subtracts hundreds and hundreds, tens and
tens, ones and ones; and sometimes it is
necessary to compose or decompose tens or
hundreds.
8. Mentally add 10 or 100 to a given number                           #1
100-900, and mentally subtract 10 or 100 from
a given number 100-900.
9. Explain why addition and subtraction                              #13
strategies work, using place value and the
properties of operations.
Measurement and Data 2.MD
Measure and Estimate lengths in standard   1. Measure the length of an object by selecting                   #11, #12,
units.                                       and using appropriate tools such as rulers,
yardsticks, meter sticks, and measuring tapes.
2. Measure the length of an object twice, using
length units of different lengths for the two
measurements; describe how the two
measurements relate to the size of the unit
chosen.
3. Estimate lengths using units of inches, feet,    #11, #12
centimeters, and meters.
4. Measure to determine how much longer one         #11, #12
object is than another, expressing the length
difference in terms of a standard length unit.
Relate addition and subtraction to length.   5. Use addition and subtraction within 100 to
solve word problems involving lengths that are
given in the same units, e.g., by using
drawings (such as drawings of rulers) and
equations with a symbol for the unknown
number to represent the problem.
6. Represent whole numbers as lengths from 0         MX11
on a number line diagram with equally spaced
points corresponding to the numbers 0, 1, 2,
…, and represent whole-number sums and
differences within 100 on a number line
diagram.
Work with time and money.                    7. Tell and write time form analog and digital        #7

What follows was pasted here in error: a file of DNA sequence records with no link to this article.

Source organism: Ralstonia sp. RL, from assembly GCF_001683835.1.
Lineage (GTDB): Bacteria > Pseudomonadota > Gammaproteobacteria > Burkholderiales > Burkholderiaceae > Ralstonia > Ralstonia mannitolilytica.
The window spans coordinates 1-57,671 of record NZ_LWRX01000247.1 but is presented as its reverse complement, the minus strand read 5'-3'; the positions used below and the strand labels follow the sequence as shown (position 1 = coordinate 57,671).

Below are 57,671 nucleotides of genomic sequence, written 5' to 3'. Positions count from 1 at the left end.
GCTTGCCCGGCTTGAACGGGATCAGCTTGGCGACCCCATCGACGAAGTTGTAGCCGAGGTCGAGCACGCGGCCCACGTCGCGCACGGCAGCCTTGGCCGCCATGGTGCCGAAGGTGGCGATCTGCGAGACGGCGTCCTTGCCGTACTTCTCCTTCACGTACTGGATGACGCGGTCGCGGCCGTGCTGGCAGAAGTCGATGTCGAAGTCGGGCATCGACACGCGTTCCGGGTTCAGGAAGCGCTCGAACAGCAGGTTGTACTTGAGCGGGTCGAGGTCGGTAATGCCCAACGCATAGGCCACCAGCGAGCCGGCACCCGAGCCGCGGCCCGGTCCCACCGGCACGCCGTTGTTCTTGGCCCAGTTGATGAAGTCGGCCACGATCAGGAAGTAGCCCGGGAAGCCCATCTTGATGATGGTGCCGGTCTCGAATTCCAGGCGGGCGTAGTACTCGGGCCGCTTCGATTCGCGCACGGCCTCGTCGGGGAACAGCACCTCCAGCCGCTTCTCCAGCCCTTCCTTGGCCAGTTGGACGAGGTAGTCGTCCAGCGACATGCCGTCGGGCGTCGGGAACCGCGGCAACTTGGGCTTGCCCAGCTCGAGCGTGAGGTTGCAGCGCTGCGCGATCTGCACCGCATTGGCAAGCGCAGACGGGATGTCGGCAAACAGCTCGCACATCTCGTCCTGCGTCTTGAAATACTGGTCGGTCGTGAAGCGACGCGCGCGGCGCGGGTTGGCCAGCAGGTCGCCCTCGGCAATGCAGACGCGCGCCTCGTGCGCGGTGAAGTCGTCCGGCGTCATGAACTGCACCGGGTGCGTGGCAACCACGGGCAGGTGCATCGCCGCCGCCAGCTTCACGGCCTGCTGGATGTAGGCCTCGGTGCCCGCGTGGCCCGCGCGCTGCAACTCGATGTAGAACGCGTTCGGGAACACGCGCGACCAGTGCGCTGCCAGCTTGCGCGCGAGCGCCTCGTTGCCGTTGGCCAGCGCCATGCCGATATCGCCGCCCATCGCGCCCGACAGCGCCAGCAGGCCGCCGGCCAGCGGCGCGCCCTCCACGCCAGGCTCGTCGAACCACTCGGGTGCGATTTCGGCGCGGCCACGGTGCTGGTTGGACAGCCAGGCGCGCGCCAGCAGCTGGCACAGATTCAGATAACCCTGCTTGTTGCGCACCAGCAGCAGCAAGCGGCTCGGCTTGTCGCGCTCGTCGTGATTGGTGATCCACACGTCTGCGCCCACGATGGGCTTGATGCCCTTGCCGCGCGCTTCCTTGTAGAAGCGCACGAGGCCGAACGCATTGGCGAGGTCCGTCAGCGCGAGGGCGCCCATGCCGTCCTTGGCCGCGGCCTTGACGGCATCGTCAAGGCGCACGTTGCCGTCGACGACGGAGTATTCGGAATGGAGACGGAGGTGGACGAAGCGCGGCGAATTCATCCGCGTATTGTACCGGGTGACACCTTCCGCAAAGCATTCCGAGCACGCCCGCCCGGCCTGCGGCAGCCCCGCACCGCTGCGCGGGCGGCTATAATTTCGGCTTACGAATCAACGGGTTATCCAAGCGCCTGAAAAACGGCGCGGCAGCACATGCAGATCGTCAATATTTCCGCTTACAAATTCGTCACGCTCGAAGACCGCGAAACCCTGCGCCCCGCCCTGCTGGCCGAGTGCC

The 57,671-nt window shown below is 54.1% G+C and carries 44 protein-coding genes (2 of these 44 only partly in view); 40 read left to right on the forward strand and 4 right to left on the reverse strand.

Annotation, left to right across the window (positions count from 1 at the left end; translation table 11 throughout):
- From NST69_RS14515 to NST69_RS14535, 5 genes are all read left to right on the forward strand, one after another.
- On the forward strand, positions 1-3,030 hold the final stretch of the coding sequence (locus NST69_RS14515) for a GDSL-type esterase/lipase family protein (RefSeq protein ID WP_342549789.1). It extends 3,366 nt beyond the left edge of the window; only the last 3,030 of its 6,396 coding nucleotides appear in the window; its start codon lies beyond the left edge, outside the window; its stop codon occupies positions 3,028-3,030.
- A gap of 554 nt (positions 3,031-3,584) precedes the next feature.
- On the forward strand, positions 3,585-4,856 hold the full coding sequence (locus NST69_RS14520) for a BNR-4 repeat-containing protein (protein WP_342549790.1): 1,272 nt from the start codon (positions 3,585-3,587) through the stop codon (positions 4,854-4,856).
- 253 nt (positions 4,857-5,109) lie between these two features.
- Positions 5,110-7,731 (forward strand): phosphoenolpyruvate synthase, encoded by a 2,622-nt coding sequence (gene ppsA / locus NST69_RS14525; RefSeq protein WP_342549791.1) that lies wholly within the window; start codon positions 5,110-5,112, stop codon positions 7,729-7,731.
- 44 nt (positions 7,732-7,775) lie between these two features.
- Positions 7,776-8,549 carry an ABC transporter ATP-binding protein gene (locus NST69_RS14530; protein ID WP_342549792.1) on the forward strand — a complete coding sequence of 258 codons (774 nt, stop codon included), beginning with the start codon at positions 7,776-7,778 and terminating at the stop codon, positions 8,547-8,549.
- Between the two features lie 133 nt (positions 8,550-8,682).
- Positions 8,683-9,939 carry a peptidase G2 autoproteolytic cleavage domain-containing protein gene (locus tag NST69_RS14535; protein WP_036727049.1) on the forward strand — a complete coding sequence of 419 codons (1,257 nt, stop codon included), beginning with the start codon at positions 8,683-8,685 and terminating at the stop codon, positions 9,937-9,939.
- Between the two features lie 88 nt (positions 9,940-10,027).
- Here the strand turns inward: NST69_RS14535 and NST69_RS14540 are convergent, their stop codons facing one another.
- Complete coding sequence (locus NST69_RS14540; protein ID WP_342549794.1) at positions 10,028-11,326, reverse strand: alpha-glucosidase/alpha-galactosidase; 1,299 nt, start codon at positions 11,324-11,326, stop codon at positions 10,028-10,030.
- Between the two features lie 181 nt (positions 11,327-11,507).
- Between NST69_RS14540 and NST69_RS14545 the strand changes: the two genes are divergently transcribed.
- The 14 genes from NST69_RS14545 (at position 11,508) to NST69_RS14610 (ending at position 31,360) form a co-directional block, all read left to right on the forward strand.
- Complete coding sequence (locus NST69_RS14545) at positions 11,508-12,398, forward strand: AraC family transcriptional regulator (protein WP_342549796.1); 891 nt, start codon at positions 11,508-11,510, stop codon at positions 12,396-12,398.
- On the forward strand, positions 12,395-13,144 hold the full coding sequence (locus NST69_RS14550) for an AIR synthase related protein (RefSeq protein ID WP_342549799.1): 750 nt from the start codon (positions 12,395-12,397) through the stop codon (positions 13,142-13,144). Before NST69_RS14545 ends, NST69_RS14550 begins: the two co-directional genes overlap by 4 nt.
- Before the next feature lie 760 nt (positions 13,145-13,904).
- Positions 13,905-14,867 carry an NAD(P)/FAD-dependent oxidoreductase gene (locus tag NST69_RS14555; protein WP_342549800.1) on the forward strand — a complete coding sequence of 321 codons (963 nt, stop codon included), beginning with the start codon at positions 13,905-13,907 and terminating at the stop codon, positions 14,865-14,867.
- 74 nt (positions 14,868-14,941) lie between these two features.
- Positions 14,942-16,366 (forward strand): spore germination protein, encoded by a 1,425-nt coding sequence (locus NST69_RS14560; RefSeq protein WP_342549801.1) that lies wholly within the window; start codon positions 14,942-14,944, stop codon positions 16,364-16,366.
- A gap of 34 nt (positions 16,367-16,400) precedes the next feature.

clocks to the nearest five minutes, using a.m.
and p.m.
8. Solve word problems involving dollar bills,     MX12, #24
quarters, dimes, nickels, and pennies, using \$
and cent symbols appropriately. Example: If
you have 2 dimes and 3 pennies, how many
cents do you have?
Represent and interpret data.                9. Generate measurement data by measuring           #11, #12
lengths of several objects to the nearest whole
unit, or by making repeated measurements of
the same object. Show the measurements by
making a line plot, where the horizontal scale
is marked off in whole-number units.
10. Draw a picture graph and a bar graph (with     #22, #23
single-unit scale) to represent a data set with
up to four categories. Solve simple put-
together, take-apart, and compare problems
using information presented in a bar graph.
Geometry 2.G
Reason with shapes and their attributes.   1. Recognize and draw shapes having specified        #17
attributes, such as a given number of angles or
a given number of equal faces. Identify
and cubes.
2. Partition a rectangle into rows and columns      MX31
of same-size squares and count to find the total
number of them.
3. Partition circles and rectangles into two,        #10
three, or four equal shares, describe the shares
using the words halves, thirds, half of, a third
of, etc., and describe the whole as two halves,
three thirds, four fourths. Recognize that equal
shares of identical wholes need not have the
same shapes.
Mountain Math also includes #18 Probability